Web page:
Jugular fossa meningocele
A radiograph of paranasal sinuses and a lateral view of the skull did
not reveal any significant abnormality. The patient was referred for a
magnetic resonance imaging (MRI) scan of the brain. The scan was
performed on a 1.5T MR scanner. A bony defect was observed in the right
jugular fossa. Adjacent bones were well scalloped. No obvious
destruction of the cortical bone was suspected. There was continuation
of the dural meningeal pouch within this defect. It was lining the CSF
collection, which appeared hyper-intense on T2-weighted images, and
hypo-intense on T1-weighted images. No obvious herniation of the
neuroparenchyme or cranial nerve was seen within this out-pouching
Imaging findings suggested meningocele in the right
jugular foramen region. The contents of the right jugular foramen were
displaced laterally to this meningocele. It was also extending minimally
anteriorly towards the foramen lacerum. Inferiorly, it was bulging into
the right parapharyngeal space. The medial margin was seen near the
pharyngeal wall. The carotid vessels were also displaced laterally. The
right parapharyngeal fat was reduced, compared to that of the left side.
The patient was informed about this type of congenital anomaly; she
decided not to undergo surgical intervention. She is being treated
symptomatically with analgesics.
Cephaloceles are congenital herniations of intracranial contents into
the skull’s bony defects. These may be meningocele or
meningo-encephaloceles (abbreviated as encephalocele), depending on the
absence or presence of brain tissue.1 When the lepto-meninges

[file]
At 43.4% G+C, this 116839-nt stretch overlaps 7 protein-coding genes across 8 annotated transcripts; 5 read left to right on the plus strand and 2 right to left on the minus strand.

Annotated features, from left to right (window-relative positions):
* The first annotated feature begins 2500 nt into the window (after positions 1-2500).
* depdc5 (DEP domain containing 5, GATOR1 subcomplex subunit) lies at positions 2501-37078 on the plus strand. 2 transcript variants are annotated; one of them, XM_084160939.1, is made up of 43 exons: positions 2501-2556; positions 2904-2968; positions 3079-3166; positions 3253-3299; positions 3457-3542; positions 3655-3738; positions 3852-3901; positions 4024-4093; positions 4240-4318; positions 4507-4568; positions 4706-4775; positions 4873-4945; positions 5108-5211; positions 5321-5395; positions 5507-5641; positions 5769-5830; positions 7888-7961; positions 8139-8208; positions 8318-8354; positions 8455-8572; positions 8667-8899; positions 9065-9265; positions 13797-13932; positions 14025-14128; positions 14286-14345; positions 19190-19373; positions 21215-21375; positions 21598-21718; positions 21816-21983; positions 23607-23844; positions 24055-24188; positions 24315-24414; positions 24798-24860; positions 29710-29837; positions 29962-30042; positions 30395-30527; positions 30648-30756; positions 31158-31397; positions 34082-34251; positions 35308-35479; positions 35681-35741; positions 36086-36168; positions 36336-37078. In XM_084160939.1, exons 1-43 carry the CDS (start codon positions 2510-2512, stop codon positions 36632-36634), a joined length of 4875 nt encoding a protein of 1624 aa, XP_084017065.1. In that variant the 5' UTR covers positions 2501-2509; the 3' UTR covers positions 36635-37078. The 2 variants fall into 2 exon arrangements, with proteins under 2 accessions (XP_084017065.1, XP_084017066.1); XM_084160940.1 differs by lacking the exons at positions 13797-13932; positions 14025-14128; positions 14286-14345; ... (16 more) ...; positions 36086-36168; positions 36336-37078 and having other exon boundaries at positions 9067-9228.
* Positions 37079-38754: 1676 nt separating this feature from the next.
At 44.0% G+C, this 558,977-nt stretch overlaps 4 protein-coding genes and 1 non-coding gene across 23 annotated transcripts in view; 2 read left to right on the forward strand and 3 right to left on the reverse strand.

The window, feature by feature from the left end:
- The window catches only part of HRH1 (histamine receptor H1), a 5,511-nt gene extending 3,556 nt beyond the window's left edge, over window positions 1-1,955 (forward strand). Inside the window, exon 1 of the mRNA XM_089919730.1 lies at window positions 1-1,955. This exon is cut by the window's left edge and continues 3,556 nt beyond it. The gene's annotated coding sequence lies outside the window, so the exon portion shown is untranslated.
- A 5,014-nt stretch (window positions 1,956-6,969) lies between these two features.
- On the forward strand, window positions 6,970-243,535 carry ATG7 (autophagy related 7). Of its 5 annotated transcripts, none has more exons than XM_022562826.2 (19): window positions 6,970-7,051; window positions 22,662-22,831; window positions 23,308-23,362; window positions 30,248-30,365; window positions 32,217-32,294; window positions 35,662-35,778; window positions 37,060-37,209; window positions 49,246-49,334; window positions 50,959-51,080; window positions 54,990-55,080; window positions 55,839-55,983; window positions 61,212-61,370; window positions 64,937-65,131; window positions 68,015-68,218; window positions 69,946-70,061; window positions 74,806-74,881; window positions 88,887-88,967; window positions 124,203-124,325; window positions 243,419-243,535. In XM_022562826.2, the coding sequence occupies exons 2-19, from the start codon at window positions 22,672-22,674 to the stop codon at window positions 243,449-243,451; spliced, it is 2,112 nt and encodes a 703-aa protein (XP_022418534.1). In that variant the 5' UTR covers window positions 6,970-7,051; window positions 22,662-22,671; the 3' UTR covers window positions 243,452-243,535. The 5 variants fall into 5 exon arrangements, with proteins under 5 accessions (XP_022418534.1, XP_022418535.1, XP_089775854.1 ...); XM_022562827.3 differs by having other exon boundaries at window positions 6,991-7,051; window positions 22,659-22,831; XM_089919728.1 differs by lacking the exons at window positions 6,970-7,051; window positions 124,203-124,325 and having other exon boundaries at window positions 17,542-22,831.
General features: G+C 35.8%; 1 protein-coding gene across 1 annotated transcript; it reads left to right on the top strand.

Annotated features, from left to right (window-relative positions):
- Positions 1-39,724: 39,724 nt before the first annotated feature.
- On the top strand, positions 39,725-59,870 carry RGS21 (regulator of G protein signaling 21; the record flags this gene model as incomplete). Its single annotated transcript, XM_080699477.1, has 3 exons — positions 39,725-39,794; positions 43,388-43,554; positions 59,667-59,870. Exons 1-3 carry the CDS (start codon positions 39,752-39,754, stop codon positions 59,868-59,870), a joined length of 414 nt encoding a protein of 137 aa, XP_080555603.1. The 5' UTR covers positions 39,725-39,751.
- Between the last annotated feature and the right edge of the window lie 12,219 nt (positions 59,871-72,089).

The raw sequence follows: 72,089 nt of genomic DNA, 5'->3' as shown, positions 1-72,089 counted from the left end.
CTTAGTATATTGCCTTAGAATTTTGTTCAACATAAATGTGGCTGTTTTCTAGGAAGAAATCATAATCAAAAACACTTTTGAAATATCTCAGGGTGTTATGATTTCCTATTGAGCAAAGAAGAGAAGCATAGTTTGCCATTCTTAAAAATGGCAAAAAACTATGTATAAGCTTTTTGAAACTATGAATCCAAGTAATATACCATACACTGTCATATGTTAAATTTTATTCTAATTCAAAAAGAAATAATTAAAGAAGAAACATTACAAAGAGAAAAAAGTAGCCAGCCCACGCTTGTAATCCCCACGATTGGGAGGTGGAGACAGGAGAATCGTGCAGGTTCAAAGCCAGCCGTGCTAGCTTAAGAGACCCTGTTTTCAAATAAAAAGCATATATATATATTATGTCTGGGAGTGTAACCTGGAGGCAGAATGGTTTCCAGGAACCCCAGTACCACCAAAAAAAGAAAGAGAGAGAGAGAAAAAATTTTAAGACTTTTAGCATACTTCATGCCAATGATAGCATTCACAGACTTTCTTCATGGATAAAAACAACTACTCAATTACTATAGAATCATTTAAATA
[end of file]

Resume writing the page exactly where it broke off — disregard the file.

and CSF are herniated without associated herniation of brain
parenchyma, it is termed meningocele. Meningoceles of the jugular
foramen region are extremely uncommon and difficult to explain by
current skull-base cephalocele classifications.
foramen is situated between the petrous portion of temporal and
occipital bones and originates from persistence of the embryologic
foramen lacerumposticus, the space between the basi-occiput and auditory
canal.2 The cephaloceles are known to occur through the suture lines or junction of several bones.3
The skull base cephaloceles are classified into fronto-ethmoidal,
spheno-orbital, sphenomaxillary, temporal, and nasopharyngeal types.3,4
Rare case reports of cephaloceles through the tegmen of petrous
temporal bone, the greater wing of the sphenoid and the centre of the
basilar occipital bones have been described.3,5,6 Our case,
with its involvement of the jugular fossa, does not fit precisely within
this classification. However, another case of large skull-base
meningo-encephalocele in a newborn has been described with a neck mass
passing through the jugular foramen.7
Basal cephaloceles are rare, with an incidence of about 1 in 35,000 births.7
Basal cephaloceles are commonly occult and without any symptoms.
Therefore, they may not be identified until adulthood, especially if
there is no herniation of brain contents, as in our case. The prognosis
is better, especially when they are < 5 cm in diameter, do not
contain dysplastic or brain tissue, and when they are not associated
with hydrocephalus or other anomalies.8 Our patient, who had
presented in adulthood, thus had a better prognosis. Cephaloceles are
commonly associated with malformation syndromes (neurofibromatosis,
Dandy Walker syndrome, septo-optic dysplasia, etc.), heterotopias, cleft
palate, other midline anomalies, craniostenosis, agenesis of the corpus
callosum, brainstem anomalies, etc.1,7 Their complications
include CSF leak and fistula formation, local mass effect on adjacent
structures near the skull base, and increased risk of CSF infection,
Jugular fossa meningoceles may not fit exactly into skull base
cephalocele classifications. Meningoceles involving the jugular fossa
can present in adulthood and can have better prognosis, especially if
they are smaller and not associated with hydrocephalus or other
brain/skull anomalies. Possible CSF leak and mass effect at the skull
base are important complications.
- Matuchansky C, Colin R, et al. Cavitation of mesenteric lymph nodes, splenic atrophy, and a flat small intestinal mucosa. Gastoenterology. 1984;87:606-614.
- Howat A, McPhie J, et al. Cavitation of mesenteric lymph nodes: A
rare complication of celiac disease, associated with a poor outcome. Histopathology.1995;27:349-354.
- Holmes G. Mesenteric lymph node cavitation in coeliac disease. Gut. 1986;27:728-733.